Patrick T. Fallon | The Washington Post | Getty Images
As former President Donald Trump battles prosecutors in three states and a half dozen Republican primary candidates, he and his allies are waging another war, this one against the political network financed largely by billionaire industrialist Charles Koch.
Armed with over $70 million, much of it from Charles Koch chaired- Koch Industries, the super PAC Americans for Prosperity Action is running digital ads and other forms of voter outreach against Trump in the 2024 election.
For Trump and Koch, it represents the latest chapter in the on again, off again relationship between the two parties. Koch, who is personally worth around $60 billion, traditionally backs Republican candidates. But not this Republican.
The theme of the ads is simple: Trump can’t win, and with Trump as the Republican nominee, President Joe Biden will be reelected.
The ads have landed the Koch network squarely on Trump’s list of enemies, literally.
“The special interests, the globalists, the Koch brothers, George Soros, the Paul Ryans of the Republican Party – RINO’s, are now going to try even harder to stop us and stop our great movement,” Trump said in a campaign fundraising video that was blasted out recently.
In a separate memo, the Trump campaign falsely accused Koch-backed groups of supporting his primary opponent, Florida Gov. Ron DeSantis.
“Club for No Growth and Koch Brothers operations spending tens of millions of dollars to prop up Ron DeSantis while attacking President Trump,” the July 17 memo claimed.
But neither the Koch network nor the Club for Growth has endorsed a Republican primary candidate.
The Trump campaign’s reference to “brothers” is also misleading. David Koch, who was Charles’ brother and partner in political and philanthropic projects, died in 2019.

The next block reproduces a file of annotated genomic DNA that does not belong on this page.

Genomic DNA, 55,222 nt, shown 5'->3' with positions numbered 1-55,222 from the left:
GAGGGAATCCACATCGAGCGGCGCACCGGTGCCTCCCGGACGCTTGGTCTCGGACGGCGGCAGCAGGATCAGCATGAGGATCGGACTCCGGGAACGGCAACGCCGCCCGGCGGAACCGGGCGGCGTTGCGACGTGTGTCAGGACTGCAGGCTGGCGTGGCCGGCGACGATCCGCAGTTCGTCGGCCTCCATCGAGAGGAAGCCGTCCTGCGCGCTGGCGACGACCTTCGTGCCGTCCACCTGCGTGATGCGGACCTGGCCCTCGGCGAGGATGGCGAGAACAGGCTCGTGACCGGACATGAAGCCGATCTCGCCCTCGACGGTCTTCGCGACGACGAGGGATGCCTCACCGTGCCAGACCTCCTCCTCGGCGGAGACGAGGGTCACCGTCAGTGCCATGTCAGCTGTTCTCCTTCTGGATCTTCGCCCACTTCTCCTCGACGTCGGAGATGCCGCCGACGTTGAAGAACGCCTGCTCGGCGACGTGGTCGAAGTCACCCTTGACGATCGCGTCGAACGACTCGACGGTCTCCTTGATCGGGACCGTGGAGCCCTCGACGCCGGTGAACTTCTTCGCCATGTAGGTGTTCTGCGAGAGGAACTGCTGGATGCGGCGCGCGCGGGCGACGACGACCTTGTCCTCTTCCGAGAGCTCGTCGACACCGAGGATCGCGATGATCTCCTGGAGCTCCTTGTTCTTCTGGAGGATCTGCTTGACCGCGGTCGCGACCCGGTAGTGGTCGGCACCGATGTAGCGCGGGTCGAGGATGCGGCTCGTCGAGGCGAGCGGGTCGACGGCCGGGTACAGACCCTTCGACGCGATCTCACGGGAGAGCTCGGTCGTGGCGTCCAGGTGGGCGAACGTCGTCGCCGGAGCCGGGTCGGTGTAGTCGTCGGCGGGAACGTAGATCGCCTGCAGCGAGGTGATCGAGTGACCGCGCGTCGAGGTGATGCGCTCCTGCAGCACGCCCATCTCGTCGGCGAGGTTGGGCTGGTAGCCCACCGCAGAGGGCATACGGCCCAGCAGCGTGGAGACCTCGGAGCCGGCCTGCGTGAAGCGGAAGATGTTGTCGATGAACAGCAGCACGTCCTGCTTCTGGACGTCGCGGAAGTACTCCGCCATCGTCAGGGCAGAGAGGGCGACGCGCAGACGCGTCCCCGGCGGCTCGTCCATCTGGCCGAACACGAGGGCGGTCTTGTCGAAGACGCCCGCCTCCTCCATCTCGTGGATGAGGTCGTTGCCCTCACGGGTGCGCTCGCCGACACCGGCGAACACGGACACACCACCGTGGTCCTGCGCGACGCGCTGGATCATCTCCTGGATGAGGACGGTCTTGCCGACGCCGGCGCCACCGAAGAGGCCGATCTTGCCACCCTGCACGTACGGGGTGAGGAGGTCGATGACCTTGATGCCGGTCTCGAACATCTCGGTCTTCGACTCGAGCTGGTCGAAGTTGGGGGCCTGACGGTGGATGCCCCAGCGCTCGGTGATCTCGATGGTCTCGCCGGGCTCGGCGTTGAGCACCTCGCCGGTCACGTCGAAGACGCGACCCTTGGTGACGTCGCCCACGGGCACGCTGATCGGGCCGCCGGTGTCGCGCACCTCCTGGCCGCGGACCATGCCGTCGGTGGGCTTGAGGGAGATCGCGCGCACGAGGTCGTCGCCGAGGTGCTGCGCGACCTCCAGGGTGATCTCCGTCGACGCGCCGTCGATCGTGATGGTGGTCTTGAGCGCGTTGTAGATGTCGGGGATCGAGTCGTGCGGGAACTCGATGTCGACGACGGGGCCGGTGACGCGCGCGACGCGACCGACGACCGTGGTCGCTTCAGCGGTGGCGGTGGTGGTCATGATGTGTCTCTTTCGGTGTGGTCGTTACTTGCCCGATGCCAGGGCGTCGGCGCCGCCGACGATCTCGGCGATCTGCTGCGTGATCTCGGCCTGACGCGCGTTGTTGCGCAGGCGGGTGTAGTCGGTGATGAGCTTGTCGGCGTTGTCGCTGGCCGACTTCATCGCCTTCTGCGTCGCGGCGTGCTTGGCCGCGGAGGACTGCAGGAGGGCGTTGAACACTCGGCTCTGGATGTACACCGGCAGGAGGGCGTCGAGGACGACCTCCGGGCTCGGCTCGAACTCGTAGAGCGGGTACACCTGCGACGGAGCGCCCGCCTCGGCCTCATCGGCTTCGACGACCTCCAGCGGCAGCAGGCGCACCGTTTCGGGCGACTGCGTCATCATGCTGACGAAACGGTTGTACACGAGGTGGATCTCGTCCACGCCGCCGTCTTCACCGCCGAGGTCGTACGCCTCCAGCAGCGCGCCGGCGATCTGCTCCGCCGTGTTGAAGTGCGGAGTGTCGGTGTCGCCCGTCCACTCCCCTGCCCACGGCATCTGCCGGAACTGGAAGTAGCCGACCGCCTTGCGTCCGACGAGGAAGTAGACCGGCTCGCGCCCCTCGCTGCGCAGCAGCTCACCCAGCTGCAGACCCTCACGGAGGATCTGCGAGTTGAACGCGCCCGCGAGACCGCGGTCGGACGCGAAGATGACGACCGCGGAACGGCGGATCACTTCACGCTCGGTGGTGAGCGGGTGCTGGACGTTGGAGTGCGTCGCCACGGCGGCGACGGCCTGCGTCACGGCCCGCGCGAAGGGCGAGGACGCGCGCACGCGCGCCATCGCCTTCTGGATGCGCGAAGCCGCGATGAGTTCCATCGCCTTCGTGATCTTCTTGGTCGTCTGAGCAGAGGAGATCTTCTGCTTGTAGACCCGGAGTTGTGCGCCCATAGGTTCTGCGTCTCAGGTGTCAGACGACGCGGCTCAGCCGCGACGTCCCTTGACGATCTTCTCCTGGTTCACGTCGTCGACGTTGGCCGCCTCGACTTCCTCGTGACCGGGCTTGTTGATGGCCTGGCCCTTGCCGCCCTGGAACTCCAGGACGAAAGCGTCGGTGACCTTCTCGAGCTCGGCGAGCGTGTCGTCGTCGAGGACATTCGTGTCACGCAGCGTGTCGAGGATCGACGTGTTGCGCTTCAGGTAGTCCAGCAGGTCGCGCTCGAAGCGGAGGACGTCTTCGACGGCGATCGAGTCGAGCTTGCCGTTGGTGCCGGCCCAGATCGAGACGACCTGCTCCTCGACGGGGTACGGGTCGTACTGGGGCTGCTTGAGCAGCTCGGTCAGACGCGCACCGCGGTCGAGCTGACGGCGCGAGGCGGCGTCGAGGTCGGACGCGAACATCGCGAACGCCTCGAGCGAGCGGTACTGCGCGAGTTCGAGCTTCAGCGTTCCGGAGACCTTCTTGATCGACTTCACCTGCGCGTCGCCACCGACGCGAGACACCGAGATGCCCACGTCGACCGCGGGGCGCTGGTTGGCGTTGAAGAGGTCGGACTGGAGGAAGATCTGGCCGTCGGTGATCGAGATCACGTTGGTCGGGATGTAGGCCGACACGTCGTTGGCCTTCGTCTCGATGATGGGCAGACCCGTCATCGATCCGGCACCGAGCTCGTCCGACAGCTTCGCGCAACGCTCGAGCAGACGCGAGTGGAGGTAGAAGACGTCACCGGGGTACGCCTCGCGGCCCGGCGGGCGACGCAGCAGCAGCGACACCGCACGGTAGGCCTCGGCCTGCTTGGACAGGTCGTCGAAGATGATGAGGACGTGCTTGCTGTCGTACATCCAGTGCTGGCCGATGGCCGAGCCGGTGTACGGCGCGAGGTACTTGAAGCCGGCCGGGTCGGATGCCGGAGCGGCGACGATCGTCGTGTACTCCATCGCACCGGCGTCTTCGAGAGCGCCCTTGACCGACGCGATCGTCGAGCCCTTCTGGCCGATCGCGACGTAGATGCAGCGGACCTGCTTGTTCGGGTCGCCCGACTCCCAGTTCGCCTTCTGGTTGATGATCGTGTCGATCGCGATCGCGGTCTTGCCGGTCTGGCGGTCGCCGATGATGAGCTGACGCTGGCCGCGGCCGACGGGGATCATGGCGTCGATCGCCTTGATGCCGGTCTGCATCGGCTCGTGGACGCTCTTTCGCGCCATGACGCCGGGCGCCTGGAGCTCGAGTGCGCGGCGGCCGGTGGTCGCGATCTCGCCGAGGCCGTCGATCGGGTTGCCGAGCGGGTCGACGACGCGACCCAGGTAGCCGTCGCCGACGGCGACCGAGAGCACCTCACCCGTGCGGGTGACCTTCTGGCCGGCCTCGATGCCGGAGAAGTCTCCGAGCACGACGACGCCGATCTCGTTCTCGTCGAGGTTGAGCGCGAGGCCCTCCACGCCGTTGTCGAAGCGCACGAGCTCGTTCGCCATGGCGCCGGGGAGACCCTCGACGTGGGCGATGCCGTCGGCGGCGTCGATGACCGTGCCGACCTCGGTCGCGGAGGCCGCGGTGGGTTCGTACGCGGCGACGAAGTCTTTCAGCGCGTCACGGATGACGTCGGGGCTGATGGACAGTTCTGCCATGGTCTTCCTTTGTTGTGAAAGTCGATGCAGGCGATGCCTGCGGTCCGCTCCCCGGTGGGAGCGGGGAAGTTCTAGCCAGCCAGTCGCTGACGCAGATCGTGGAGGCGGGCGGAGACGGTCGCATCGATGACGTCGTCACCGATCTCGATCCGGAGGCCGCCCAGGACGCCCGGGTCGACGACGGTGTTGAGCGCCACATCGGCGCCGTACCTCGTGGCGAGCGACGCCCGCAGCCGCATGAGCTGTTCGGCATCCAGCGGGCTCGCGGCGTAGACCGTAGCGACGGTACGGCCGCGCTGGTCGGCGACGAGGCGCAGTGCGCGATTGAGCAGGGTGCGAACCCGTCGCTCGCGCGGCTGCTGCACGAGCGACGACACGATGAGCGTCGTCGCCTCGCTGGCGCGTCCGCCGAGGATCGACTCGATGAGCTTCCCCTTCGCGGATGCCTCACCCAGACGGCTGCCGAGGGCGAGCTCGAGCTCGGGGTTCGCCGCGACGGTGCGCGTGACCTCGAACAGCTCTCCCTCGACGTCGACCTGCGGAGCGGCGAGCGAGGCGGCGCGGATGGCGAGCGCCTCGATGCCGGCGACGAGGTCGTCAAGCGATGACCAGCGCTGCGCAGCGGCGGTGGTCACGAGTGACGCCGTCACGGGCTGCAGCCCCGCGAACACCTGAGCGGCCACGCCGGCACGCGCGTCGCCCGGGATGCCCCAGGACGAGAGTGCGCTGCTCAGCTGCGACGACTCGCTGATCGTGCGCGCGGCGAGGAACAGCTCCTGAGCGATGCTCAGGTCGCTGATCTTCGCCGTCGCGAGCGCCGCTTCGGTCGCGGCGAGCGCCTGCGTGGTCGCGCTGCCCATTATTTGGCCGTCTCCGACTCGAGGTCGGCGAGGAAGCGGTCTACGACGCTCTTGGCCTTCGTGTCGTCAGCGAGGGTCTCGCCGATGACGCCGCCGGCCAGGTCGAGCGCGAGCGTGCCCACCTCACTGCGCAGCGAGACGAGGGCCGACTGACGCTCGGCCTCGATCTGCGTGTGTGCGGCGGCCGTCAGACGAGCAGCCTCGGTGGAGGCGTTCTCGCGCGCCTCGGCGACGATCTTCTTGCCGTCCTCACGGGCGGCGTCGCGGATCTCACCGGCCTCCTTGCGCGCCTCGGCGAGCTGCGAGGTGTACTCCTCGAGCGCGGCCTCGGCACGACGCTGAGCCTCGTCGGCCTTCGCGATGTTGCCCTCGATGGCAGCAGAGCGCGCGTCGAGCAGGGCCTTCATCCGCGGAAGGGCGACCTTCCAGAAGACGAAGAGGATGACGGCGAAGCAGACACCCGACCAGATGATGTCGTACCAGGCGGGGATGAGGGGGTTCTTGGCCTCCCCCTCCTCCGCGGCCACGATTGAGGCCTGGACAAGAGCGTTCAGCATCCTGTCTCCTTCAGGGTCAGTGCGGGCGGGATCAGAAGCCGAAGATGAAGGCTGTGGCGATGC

Trump’s closest surrogates are also amplifying the case against Koch.
VANDALIA, OHIO – NOVEMBER 07: Former U.S. President Donald Trump and Republican candidate for U.S. Senate JD Vance greet supporters during the rally at the Dayton International Airport on November 7, 2022 in Vandalia, Ohio. Trump campaigned at the rally for Ohio Republican candidates including Republican candidate for U.S. Senate JD Vance, who is running in a tight race against Democratic candidate for U.S. Senate Rep. Tim Ryan (D-OH). (Photo by Drew Angerer/Getty Images)
Drew Angerer | Getty Images News | Getty Images
“They hate Donald Trump because they hate the agenda,” said Ohio GOP Sen. J.D. Vance on Fox News last month, when asked about the Koch network’s spending against Trump. If Trump wins the general election, Vance said, the Republican Party can “reset.”
The interview was well received in Trump’s world. Vance “rips the globalist Koch Network for spending millions to try to stop Trump,” is how the former president’s son, Donald Trump, Jr., described it on social media.
Trump endorsed Vance during the 2022 GOP Senate primary in Ohio. Vance endorsed Trump for president earlier this year. It’s not just Trump and Vance who are focused on the Koch network.
Former Trump White House advisor Peter Navarro name checked the Koch network when he took a shot at former Vice President Mike Pence recently, citing Pence’s ties to the Koch network as part of why Navarro had a problem with Pence during the Trump years.
Pence is currently running against Trump in the Republican primary for president. A recent New York Times poll has Pence tied for third at 3%, while Trump is in first place with 54% of likely voters.
Still, none of these broadsides come close to Trump’s post on the afternoon of Aug. 4.
“IF YOU GO AFTER ME, I’M COMING AFTER YOU!” Trump wrote on Truth Social.
The Truth Social post came just a day after Trump was arraigned in Washington D.C. on criminal charges stemming from his efforts to overturn his loss in the 2020 presidential election.
The post immediately sparked debate about whether it could constitute a threat against potential witnesses in Trump’s three current cases. Later that same day, prosecutors in one of the cases cited the Truth Social post in a court filing, asking for a limit on what Trump could reveal publicly in the case.
But Trump’s campaign objected to that idea. The post was not a threat, said an anonymous campaign aide, merely a shot across the bow.
Intended target? Koch’s network of groups.
Trump’s post “was in response to the RINO, China-loving, dishonest special interest groups and Super PACs, like the ones funded by the Koch brothers and the Club for No Growth,” said the statement, blasted out to reporters.
Asked about the Koch network’s campaign against the former president, a Trump campaign spokesman pointed CNBC to Trump’s posts on Truth Social. A spokesman for Koch-backed Americans for Prosperity did not return a request for comment before publication.